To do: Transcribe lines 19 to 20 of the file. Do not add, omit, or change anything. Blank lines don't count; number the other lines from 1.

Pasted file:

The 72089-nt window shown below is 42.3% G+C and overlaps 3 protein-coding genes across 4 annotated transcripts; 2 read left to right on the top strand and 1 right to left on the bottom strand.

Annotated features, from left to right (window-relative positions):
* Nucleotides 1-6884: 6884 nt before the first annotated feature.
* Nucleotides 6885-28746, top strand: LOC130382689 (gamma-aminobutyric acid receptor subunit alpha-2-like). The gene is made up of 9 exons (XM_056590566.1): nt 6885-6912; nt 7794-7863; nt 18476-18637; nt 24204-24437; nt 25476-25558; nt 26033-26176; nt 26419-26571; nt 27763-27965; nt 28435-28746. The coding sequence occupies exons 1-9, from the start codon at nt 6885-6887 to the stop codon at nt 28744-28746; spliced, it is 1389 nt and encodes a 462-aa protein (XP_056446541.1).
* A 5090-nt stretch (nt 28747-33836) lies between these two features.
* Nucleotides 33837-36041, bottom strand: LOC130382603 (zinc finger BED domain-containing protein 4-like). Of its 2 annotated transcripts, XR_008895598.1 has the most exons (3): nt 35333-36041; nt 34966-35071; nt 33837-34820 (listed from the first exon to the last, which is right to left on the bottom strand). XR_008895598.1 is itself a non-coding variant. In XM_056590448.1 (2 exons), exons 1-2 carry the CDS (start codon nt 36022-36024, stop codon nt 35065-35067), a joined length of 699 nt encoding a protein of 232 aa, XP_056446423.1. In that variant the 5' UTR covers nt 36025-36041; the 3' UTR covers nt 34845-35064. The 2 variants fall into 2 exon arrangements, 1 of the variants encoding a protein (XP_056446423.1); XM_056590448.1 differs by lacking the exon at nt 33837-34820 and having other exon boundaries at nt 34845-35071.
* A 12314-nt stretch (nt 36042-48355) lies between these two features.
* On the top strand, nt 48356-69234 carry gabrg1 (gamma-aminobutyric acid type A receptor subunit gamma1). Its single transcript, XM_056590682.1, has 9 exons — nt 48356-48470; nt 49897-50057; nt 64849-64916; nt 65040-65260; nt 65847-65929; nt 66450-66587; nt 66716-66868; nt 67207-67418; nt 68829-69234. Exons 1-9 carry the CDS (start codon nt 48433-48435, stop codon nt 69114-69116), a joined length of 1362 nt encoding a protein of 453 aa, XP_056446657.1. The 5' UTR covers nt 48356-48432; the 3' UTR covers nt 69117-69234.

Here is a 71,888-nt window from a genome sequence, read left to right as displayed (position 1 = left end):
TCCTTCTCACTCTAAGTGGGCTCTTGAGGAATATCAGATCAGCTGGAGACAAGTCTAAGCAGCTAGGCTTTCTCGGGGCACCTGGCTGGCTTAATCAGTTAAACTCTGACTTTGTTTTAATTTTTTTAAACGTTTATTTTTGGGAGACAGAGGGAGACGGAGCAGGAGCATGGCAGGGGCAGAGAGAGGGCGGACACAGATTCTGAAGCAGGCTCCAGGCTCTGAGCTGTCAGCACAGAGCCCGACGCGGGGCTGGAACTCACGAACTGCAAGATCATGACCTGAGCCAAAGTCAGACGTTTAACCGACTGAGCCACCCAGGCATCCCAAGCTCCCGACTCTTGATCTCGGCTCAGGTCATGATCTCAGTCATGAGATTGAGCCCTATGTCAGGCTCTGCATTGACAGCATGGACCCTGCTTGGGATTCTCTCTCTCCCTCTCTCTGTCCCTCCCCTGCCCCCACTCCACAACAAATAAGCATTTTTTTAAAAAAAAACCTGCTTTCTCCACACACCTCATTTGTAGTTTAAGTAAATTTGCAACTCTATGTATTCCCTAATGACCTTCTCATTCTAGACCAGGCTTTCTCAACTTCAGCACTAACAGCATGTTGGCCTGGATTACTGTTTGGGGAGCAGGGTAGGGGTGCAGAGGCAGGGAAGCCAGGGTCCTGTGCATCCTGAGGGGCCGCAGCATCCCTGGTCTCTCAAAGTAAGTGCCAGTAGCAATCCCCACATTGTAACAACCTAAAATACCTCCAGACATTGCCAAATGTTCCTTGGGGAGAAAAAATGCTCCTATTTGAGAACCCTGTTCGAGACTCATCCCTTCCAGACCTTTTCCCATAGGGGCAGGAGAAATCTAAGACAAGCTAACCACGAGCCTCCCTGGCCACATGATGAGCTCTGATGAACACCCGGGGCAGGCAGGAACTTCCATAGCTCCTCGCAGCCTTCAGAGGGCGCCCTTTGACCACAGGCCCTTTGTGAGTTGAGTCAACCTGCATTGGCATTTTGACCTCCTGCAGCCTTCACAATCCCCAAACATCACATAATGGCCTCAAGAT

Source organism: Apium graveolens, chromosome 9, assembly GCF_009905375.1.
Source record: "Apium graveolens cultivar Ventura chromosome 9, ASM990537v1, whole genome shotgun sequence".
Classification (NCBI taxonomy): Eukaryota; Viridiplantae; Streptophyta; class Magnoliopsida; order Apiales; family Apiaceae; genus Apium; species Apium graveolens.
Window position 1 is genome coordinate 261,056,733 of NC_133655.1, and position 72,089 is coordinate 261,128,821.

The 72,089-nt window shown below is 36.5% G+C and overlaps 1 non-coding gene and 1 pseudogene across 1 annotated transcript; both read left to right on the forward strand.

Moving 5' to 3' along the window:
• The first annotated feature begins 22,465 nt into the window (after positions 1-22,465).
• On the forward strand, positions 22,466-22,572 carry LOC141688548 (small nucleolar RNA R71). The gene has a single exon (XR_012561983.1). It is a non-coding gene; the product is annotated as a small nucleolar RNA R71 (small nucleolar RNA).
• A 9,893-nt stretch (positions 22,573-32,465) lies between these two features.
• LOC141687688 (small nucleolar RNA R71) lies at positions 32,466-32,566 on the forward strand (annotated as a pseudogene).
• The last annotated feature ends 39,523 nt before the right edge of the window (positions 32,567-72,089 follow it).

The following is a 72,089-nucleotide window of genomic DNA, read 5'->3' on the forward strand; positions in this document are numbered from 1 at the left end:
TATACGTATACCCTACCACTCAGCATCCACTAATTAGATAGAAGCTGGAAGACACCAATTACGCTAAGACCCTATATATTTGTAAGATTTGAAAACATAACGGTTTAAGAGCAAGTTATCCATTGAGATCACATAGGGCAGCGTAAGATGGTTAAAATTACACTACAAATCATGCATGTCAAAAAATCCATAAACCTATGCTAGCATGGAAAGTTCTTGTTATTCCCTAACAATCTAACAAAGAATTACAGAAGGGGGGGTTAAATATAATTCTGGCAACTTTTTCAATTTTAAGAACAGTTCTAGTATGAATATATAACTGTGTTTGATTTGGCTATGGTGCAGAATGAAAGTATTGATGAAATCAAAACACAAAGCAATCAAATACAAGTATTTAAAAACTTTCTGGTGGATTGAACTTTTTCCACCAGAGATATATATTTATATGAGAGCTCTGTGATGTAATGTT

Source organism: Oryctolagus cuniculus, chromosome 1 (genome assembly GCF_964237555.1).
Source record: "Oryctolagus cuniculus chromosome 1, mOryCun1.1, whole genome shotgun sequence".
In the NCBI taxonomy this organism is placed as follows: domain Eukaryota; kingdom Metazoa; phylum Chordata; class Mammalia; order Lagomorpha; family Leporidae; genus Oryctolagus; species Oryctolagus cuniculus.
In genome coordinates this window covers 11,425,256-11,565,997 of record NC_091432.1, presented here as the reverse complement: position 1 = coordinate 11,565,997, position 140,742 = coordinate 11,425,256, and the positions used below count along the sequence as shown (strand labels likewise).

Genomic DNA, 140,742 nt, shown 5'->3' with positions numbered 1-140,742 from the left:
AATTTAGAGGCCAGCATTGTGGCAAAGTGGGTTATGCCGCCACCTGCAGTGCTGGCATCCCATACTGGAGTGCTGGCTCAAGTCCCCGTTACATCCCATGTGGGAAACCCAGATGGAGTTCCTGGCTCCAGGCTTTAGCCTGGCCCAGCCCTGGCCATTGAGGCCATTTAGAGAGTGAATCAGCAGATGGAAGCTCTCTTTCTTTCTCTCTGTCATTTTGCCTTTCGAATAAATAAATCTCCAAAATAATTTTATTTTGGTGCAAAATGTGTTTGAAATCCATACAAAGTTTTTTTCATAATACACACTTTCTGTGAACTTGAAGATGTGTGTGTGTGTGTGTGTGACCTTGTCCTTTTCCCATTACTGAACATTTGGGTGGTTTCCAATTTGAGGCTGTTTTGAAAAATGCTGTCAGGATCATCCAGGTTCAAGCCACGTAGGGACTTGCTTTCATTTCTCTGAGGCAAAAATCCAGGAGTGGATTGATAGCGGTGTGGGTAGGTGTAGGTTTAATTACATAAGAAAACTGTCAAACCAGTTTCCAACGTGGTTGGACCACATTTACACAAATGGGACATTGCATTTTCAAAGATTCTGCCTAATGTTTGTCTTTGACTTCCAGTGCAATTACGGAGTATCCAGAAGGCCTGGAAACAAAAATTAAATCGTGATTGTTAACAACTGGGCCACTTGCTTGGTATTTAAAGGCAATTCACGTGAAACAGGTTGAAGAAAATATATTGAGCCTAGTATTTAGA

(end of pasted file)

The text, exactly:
• A 9,893-nt stretch (positions 22,573-32,465) lies between these two features.
• LOC141687688 (small nucleolar RNA R71) lies at positions 32,466-32,566 on the forward strand (annotated as a pseudogene).